L E T T E R S    T O    T H E    E D I T O R

Not much headway in India-China ties

B R Deepak’s article “‘India, China must build mutual trust’’ (Dec 17) was highly enlightening in context of the Chinese Premier’s visit to New Delhi. The media had raised the expectations to such a level that the net outcome of the deliberations between the two countries’ top executives has hardly impressed people. The agreements on trade and commerce are nowhere in the minds of the common people. They were looking for answers to more pricking issues such as the protracted border tangle, the stapled visa practice for J&K residents, the permanent UN Security Council seat for India and, above all, clear support for India’s stand on terrorism emanating from Pakistan.

But all these issues either have found no place in China’s agenda or have received ambiguous reactions/statements. The present generation of Indians is of the opinion that two great historical events have probably made a deep impact on the India-China and India-Pakistan relations. These are providing permanent asylum to the Dalai Lama and the creation of Bangladesh in 1971. Both these events were unavoidable and India was forced to act in the given circumstances created by China and Pakistan respectively.

India must remain firm and act decisively as per the norms and practices of diplomacy. Despite our persistent objection to the stapled visa for J&K residents, if China still continues with the offending practice brazenly, India too on its part should reciprocate by doing the same for Tibet’s residents. Obstinacy and blackmailing need to be returned in equal measure, trade agreements notwithstanding.

L R SHARMA, Sundernagar

J &K’s accession

Chief Minister Omar Abdullah’s statement appears to have been made at a time when he was being labelled as incompetent and complacent (article “‘Pointless row over J&K’s accession: Time to focus on regional aspirations” by Balraj Puri, Dec 16). Hurriyat managed to exploit the situation and spread violent unrest. This step may be to buy peace with secessionists. The fact is that J & K enjoys much more freedom than normally available to others. Huge amounts of funds are placed at the disposal of the state every year. Some administrators divert funds to unspecified and unauthorised purposes.

Major and small industrial units are not functioning well and development projects are delayed without reason. The state has enormous potential to offer employment opportunities to its youth if management of various resources is harnessed in right earnest. For this, the Chief Minister and all the politicians have to work hard and put in honest efforts to make the state prosperous.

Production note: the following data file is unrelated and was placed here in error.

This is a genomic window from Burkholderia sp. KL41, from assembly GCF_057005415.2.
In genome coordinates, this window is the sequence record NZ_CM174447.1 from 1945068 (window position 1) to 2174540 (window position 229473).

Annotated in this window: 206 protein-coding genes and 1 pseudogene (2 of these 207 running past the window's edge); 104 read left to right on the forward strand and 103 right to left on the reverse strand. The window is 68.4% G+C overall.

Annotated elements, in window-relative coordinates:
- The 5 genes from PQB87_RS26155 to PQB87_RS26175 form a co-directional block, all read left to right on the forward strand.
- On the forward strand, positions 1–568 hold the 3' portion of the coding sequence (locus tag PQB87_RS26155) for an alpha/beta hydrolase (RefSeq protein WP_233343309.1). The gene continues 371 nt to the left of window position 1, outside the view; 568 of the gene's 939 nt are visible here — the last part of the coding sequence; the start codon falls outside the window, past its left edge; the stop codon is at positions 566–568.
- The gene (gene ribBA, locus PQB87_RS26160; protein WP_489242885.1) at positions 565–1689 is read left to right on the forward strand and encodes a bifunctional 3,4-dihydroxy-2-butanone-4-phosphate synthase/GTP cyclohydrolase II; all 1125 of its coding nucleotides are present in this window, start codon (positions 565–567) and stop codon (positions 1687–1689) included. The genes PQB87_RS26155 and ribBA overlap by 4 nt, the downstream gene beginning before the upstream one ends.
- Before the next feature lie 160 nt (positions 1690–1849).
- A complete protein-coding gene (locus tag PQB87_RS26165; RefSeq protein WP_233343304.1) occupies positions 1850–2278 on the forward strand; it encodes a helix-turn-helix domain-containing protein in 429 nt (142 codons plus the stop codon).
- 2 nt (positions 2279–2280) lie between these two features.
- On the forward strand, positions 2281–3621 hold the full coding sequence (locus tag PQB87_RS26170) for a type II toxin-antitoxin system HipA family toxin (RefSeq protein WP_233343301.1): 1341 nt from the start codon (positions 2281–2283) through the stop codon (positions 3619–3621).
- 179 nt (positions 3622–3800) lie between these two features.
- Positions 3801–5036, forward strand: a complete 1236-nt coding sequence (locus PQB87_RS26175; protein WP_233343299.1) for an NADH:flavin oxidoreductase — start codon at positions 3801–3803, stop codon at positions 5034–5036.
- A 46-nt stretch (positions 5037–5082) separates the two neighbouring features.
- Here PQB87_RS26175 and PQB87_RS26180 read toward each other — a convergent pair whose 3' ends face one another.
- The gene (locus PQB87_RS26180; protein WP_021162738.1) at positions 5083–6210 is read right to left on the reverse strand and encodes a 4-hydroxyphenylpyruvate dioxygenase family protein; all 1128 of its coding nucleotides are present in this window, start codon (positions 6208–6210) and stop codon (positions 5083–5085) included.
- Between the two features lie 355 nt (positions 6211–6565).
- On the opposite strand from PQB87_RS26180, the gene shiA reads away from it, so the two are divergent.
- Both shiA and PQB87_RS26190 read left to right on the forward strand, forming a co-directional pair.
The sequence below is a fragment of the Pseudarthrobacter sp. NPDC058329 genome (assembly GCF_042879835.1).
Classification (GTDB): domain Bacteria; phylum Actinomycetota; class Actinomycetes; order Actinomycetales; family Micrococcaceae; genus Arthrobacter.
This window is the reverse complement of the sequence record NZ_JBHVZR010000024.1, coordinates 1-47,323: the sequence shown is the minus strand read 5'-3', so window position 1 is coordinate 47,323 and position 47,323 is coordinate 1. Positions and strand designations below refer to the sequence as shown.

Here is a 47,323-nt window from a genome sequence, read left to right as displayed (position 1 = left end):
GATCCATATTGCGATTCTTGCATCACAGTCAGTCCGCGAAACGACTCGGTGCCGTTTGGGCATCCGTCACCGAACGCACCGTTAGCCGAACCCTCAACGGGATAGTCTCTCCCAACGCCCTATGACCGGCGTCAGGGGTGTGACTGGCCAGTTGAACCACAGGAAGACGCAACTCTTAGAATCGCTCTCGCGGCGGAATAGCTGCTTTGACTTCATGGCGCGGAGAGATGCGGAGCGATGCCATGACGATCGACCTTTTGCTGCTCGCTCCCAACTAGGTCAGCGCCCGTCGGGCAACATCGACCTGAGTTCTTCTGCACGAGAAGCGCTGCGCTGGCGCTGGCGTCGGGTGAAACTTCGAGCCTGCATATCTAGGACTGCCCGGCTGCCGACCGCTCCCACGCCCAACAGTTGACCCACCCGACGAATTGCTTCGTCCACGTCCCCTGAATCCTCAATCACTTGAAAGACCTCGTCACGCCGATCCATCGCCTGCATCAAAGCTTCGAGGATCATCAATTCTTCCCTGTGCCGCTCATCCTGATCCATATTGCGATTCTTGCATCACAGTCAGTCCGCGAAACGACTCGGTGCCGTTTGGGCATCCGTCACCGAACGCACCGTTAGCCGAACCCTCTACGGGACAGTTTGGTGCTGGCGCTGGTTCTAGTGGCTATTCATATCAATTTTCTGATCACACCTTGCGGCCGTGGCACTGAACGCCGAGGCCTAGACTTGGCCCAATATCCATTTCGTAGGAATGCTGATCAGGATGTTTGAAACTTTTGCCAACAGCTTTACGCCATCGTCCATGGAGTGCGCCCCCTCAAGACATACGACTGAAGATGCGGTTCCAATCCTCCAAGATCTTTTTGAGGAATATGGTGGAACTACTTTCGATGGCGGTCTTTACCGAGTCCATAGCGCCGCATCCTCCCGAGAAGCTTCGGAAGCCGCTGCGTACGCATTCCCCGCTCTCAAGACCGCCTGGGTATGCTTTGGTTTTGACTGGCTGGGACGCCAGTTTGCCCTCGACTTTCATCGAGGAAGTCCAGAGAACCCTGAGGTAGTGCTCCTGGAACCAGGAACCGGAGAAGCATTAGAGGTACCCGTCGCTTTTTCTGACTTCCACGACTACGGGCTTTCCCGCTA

The Centre’s positive support must be channelised. Then secessionists will have no reason to agitate and the question of accession, merger, etc, will become meaningless. Hopefully, Jammu and Kashmir will always remain one of the most important states of the Indian Union.

S C VAID, Greater Noida

Recover losses

Leave aside scams like those related to the Adarsh Society flats and the Commonwealth Games, the average loss to every Indian citizen from the 2G scam works out to be Rs 1,600. Inquiries may further cost another Rs 100 to each one of us.

The government should arrange to recover the loss from the culprits, subject to refund, if any of them comes out clean. We see that total indirect taxes collection for the period April-November this year is almost the same. Thus the people misusing their power illegally have nullified the tax collection from the public.

P N GUPTA, Sangrur

Value of honesty

I read Wg-Cdr C.L. Sehgal’s letter  (Dec 16) taking exception to the termination of the training of a jawan at IMA Dehradun for commissioning because of a theft committed by him (news report, “From jawan to Gentleman Cadet and back”, Dec 13). Undoubtedly, there have been many in the Armed Forces who having proved their worth, rose from the ranks and deservedly came to occupy high positions in the military hierarchy. Overall, they were as competent and dedicated as others. In fact, some among them may have even done better while on active service than those who were direct entry commissioned officers.

The question is not of one pertaining to the capability, per se, of officers vis-a-vis our jawans who make the finest troops and are as good as any in the world in fighting skills, gallantry and spirit of sacrifice. Here we have to address a more basic concern: Can a proclaimed thief, irrespective of his status, be permitted to occupy a position of authority in an organisation, more so in the Indian Armed Forces that pride themselves on unflinching adherence to honesty, discipline, justice and patriotism? The answer of course is a big resounding no.

Wing Commander SC KAPOOR (retd), Noida

Parliament deadlock

The winter session of Parliament ended 22 days after it opened without transacting any business deadlocked by the JPC demand. Maintaining a calculated silence all these three weeks, the Prime Minister expressed his concern over the logjam.

The chairperson of the UPA Sonia Gandhi lashed out at the opposition party after conclusion of the session. I feel that her anger over the Opposition is misplaced.

R BALAJI, Chennai

Bus fare hike

It is a matter of concern that the elected governments in our country take decision without considering the consequences. The bus fares in Punjab are increased in the absence of any rise in diesel prices.

How can middle class people, travelling daily by bus to reach their workplace, afford this rise? The government is busy drafting policies and decisions in the favour of bureaucrats, private players and lobbyists.




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